Potted Plant

Every house has its quirks. Some have doors that don’t shut just quite right, others have yard sheds full of old lawn equipment that has passed from homeowner to homeowner, and some have ivy growing from foundation to roof enshrouding it into a aura of mythicism like something out of a fantasy story. Our house has the man who lives behind the potted palm. 

Todd and I purchased the house knowing quite well of our strange roommate as the realtor made it quite clear when giving us the tour. “Oh that,” she said pointing at the potted palm. Behind it a man with daffodil yellow eyes, Lima been colored skin, and a long limbs so thin that you’d mistake them for sprouting stems hunched shrouded in darkness, even though the windows let in ample light and the overhead lights were on. “That’s just the man in the corner, don’t worry he’s as harmless as a spider. At least to humans.”

“I don’t like spiders,” I said.

“Hmm, then he’s as harmless as a faux potted palm tree. Anyways, that’s the living room, I can’t wait to show you the kitchen!” We followed her across the room and into the kitchen, while I heard the deep panting of the man in the corner behind me. The hairs stood up on the back of my neck.

Despite the strange tenet we ended up taking the house, having out bid three other prospective buyers and paying a hundred grand over asking price to do so. The schools in the neighborhood were just too good to turn down and with a seven year old daughter and another on the way we couldn’t turn down the opportunity. The city had been booming over the past seven years and we had missed out on buying property at the upswing, and the prices were only getting higher. We had to take the first chance we could get.

Over the weeks after moving in the enshrouded man became a bit of a blind spot to me. Like the scuff marks on the wall, over time my brain had rendered him invisible. Something you could only notice if you looked at the room in unfamiliar lighting or when a guest pointed out the strange dark corner and the unnerving huffs coming from behind the artificial palm tree. Todd would always reiterate the relator’s words “like a harmless little spider” and the question asker would usually respond with a simple “hmm” or “I see.” Todd just had this way with words. And then the dark corner and the man within it would disappear back into the background like a magic trick in my mind.

The first time I really noticed the Lima bean colored man since we moved in was late one night after a PTA meeting. Our daughter had gone to bed and Todd and I were hanging out in the kitchen. PTA meetings always seemed to stress Todd out, so he had a beer while I had a simple chamomile tea. I don’t know what it was about that night that caused me to noticed the man behind the potted palm, perhaps it was the lighting, or the fact that I sat where Todd usually sat during dinner, giving me a perfect view of the man in the corner. But, when our conversation lulled my eyes caught those yellow eyes peering from behind the plant. The man’s long fingers gripped the palms in anticipation of something I could not quite make out. Well, less of a thing and more of a phenomenon. A strange hazy ball like a swarm of gnats orbiting a dark mass in the center floated before those yellow eyes. I watched the man’s yellow eyes follow it, focused like a cat ready to pounce at a passing rat. And then, like a frog shooting it tongue towards a passing fly, the man’s left arm punched forward towards the hazy ball and grasped it. The man pulled it towards it mouth, opening up to a cavern of undulating white flesh and jagged red teeth assembled in a circle. The man closed his mouth and smiled in satisfaction.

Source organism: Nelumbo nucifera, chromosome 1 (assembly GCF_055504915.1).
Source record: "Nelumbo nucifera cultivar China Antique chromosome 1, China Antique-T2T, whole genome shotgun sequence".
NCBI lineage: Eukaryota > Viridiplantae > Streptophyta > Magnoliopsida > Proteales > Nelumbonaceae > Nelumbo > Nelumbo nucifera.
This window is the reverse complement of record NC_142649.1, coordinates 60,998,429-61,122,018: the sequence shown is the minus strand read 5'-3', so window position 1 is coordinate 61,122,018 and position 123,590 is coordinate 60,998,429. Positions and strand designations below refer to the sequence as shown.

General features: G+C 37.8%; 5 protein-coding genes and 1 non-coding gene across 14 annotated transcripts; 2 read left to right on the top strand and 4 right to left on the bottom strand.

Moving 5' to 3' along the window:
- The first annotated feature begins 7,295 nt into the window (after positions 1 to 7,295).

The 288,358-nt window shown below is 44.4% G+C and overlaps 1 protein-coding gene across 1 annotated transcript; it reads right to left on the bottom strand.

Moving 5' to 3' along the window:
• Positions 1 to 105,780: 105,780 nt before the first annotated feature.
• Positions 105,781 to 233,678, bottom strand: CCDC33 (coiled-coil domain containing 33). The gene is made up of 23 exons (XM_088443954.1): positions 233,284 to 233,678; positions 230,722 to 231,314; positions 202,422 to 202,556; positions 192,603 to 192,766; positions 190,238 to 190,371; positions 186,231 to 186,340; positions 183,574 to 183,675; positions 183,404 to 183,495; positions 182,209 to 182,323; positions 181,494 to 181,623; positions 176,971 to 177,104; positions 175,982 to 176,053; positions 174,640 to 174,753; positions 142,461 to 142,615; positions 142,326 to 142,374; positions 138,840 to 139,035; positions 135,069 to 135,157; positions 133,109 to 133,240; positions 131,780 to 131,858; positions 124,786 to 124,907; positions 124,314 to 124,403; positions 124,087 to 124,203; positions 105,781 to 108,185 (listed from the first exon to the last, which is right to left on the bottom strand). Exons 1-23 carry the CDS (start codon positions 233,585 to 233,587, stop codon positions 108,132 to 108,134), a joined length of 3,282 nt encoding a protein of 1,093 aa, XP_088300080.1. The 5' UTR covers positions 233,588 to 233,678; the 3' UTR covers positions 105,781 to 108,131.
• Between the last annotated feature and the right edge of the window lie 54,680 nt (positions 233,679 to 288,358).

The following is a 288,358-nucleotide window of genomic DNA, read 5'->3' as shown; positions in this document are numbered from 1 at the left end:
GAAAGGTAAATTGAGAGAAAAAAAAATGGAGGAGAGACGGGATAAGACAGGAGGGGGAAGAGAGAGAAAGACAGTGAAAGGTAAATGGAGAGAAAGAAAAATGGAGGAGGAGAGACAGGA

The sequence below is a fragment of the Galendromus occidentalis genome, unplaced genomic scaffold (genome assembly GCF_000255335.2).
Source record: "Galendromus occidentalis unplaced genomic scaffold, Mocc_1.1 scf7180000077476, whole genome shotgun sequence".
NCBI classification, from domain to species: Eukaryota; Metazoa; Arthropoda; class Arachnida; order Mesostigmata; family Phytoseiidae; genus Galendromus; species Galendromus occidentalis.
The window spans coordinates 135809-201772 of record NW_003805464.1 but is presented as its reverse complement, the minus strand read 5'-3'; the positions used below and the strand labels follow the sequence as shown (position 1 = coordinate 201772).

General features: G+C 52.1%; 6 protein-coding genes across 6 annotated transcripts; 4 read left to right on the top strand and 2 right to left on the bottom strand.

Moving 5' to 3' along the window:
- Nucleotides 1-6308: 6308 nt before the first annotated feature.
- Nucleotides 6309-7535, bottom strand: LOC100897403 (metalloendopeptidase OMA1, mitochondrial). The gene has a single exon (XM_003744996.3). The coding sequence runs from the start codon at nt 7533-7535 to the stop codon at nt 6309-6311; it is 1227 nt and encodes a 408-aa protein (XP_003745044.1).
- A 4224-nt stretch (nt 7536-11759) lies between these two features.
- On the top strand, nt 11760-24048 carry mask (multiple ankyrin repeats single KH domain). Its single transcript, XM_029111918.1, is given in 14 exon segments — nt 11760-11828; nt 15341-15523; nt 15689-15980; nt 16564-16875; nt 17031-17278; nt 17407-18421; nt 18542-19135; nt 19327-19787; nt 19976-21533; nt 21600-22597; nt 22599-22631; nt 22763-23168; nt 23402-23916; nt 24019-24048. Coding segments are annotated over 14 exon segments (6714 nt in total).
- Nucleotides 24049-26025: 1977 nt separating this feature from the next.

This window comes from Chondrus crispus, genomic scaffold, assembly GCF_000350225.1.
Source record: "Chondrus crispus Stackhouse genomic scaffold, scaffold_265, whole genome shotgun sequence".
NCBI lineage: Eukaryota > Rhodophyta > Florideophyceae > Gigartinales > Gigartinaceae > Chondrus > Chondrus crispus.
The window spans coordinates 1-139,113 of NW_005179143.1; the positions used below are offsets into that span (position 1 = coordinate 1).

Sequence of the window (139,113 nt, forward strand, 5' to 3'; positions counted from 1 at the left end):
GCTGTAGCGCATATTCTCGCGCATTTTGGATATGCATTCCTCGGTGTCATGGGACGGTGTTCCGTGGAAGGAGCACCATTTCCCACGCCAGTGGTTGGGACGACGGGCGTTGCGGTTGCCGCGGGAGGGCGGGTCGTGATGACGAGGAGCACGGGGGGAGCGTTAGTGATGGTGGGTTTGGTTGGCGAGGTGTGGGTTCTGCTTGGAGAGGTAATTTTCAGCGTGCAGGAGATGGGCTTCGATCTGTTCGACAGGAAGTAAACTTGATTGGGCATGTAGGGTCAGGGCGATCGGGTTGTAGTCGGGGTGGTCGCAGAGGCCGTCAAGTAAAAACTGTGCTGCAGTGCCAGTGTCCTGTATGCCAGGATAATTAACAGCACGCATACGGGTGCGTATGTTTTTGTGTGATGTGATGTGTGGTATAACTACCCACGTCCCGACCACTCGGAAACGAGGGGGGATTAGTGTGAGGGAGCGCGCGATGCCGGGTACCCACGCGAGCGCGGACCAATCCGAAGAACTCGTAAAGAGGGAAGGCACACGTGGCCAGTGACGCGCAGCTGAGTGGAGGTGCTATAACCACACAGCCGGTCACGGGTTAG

Our eyes met and I nearly fell out of my seat. Todd looked at me, concerned.

“What is it Wren?” Todd asked.

I pointed towards the man in the corner, no longer just a strange fixture to our house, but a predatory being. Todd looked towards him.

“I saw his mouth,” I said. “I saw it eat.”

“Hmm,” Todd looked at the man. “You know I could use a snack right about now. Cheese and crackers do?”

I said nothing. Todd left the table to go to the pantry, and the man behind the faux palm tree smiled and winked at me. And then the darkness overtook him, as my brain pushed the strange being back into my mental blind spot leaving me with nothing but the hairs standing on the back of neck and a cool shiver.

This story was inspired by a writing prompt. You can read the original submission along with other great stories for the same prompt here.

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